Two weeks’ ago in my blog Leaders need to investigate these two critical areas of their business, I recommended a basic framework for how a recruitment agency owner or leader might usefully review their business given the impact of COVID-19.
Very helpfully, local industry vendor, JobAdder, has provided an almost immediate insight into what industry owners and leaders are doing, and considering doing, as a result of COVID-19. JobAdder’s publication The Impact of COVID-19 on Recruitment Agencies: Survey results from 700 recruitment agency owners and leaders, May 2020 was released late last week.
Where I was more pessimistic than many respondents
Although 35 per cent of respondents had already reduced headcount, 43 per cent of respondents indicated that they were going to recruit more employees in 2020 (15% nominated this hiring would occur before June, 13% nominated after June and 15% predicted they would hire later this year).
This result points to a high degree of optimism that there will be a return, relatively soon, to some semblance of normality in terms of using recruitment agencies.
I find this result very encouraging although my own view about this likely return to somewhat-close-to-normal agency usage is much more bearish. I hope I am wrong.
The result that points to a very positive industry-wide change
Our industry’s staff turnover rate has been abysmal for a long time.
The three major causes of this turnover are; the ineffective recruitment practises that dominate the hiring of people to work as recruitment consultants (“He/she looks good, is likeable and confident; let’s make then an offer”); the erratic way in which employees are inducted and developed in the crucial first six months of their employment and the failure to provide flexible working practises that would, most likely, retain a high proportion of talented women that otherwise leave the industry.
Among the post-COVID-19 changes being considered by respondents were: More flexible working/working from home (nominated by 66% of respondents), staggered office attendance (28%), changing start and finish times (23%) and hiring remote employees (21%).
No doubt the removal of the daily commute (nominated by 71 per cent of respondents as a positive of the COVID-19 restrictions) has been a major factor in the conversion of the work-from-home skeptics. Only 18 per cent of respondents will have all employees back in the office when restrictions are fully lifted. Work-from-home for 1 to 2 days per week was the most common (40% of respondents) work-from-home scenario from the 82% of leaders who were indicating work-from-home will still be an option for employees when restrictions are eased.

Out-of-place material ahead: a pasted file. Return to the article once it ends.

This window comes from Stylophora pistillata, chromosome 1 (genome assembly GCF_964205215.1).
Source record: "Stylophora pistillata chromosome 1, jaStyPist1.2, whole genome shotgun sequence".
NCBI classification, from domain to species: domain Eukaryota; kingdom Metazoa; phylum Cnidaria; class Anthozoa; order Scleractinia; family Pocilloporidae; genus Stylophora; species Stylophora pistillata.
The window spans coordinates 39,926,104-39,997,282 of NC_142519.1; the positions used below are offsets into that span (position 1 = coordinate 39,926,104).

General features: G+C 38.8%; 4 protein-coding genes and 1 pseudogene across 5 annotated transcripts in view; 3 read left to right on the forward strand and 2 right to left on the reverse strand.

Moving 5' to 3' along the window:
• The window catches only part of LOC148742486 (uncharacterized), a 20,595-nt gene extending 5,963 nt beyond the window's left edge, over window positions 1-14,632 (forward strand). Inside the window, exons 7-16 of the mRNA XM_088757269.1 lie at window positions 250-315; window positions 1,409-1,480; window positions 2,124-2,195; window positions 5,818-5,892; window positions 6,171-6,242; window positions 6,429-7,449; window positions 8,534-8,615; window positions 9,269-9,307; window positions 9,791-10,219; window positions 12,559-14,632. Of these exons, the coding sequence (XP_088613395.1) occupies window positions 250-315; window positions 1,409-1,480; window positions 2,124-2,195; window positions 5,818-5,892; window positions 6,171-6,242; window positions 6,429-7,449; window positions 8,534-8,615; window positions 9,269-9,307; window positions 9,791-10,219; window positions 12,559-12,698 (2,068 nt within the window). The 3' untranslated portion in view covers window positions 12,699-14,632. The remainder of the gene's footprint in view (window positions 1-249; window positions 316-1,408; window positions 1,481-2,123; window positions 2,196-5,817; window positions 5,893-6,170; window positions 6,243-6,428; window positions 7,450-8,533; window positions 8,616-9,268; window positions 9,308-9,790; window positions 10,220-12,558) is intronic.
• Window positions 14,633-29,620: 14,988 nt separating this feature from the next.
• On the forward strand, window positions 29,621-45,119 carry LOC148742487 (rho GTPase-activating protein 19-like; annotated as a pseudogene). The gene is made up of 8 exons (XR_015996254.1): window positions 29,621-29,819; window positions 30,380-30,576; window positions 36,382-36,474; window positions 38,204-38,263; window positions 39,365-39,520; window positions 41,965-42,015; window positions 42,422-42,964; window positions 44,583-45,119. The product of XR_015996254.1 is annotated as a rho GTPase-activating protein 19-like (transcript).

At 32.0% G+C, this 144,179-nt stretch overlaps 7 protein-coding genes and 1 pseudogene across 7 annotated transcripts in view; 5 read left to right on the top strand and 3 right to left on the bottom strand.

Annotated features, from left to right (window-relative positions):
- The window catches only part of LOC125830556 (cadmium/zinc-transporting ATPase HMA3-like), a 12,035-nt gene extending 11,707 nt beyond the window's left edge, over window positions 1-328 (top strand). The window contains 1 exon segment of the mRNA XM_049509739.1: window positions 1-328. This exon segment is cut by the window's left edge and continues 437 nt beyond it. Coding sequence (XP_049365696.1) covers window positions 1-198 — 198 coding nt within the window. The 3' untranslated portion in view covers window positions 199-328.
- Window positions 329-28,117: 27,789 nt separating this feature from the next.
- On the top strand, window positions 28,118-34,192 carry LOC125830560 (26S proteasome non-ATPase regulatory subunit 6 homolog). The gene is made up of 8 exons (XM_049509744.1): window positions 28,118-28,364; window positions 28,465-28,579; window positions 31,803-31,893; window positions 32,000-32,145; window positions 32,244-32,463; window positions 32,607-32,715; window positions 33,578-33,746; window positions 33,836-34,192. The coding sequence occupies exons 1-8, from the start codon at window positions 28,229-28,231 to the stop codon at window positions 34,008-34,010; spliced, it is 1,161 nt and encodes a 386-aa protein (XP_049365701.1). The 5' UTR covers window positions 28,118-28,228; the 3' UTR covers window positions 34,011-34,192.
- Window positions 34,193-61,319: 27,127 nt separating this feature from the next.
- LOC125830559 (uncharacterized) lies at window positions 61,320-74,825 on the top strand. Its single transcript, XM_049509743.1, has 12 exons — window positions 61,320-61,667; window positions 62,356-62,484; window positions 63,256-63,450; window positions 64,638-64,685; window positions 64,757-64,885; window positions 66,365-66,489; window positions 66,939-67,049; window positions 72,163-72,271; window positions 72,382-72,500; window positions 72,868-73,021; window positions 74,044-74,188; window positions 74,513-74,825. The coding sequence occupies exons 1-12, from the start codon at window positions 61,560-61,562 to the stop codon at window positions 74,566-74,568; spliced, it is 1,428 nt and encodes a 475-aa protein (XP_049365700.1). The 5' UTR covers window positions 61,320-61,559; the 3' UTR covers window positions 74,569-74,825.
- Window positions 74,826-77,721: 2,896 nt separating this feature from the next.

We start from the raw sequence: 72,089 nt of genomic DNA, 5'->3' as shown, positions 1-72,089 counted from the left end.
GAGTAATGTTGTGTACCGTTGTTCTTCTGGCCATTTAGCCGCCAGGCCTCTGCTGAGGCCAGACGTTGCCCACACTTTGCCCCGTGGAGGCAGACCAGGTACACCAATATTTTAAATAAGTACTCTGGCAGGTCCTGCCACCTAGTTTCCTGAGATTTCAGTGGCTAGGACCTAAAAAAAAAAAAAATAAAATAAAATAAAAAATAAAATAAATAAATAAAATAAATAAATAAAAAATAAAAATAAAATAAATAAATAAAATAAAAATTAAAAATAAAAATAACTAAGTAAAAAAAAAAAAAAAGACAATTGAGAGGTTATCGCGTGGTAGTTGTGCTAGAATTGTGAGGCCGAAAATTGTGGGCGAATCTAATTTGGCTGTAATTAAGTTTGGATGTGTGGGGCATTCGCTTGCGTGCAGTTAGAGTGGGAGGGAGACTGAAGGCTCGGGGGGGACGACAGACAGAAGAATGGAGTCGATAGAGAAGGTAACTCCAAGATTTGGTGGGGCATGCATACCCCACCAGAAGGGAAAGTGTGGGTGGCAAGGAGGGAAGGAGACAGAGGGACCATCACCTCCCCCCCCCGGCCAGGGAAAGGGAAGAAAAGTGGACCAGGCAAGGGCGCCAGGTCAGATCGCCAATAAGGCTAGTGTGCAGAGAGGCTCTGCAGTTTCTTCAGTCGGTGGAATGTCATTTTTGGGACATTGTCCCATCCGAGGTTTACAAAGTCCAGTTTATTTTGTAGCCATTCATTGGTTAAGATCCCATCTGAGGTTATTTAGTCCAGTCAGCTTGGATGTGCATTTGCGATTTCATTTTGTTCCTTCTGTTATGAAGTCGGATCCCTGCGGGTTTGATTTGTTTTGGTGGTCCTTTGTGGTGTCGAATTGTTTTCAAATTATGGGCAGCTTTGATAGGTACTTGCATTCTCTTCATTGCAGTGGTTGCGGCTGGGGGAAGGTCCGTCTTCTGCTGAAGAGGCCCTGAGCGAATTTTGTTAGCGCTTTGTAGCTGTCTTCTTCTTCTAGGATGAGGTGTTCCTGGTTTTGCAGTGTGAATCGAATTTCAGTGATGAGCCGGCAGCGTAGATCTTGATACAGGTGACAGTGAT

Although these results only indicate what is being considered or predicted, it does closely align with the feedback I have received from owners in my recent conversations; many of whom admit they are converts to the benefits of work-from-home.
Overall it does point to an encouraging change of mindset across our industry, one which, if acted upon, could significantly lower the recruitment industry’s staff turnover.
The immediate business process improvement that delighted me
The three most popular options selected in the JobAdder survey were; Cleaned up our database (61%), followed by Conducted or attended training (48%) and Made improvements to the way our database is used (48%).
As I one of the topics I got on my high horse about very early on in my blogging, and one I often return to, I am heartened to see that owners recognise the unique opportunity that a slowdown in business provides to reset the clock on database protocols and habits.
Effective database usage remains one of the most cost-effective ways to improve consultant productivity, followed by the significant impact that regular training can provide to the skills, confidence and productivity of each consultant.
I certainly hope the current focus on these two areas is a catalyst for an ongoing raising of the bar in both database usage and training.
The JobAdder report has captured the views of 700 owners and leaders at a moment in time. It will be fascinating to see what a similar survey, of the same population, might reveal in August if the next three months doesn’t provide us with the sustainable green shoots we are all hoping for.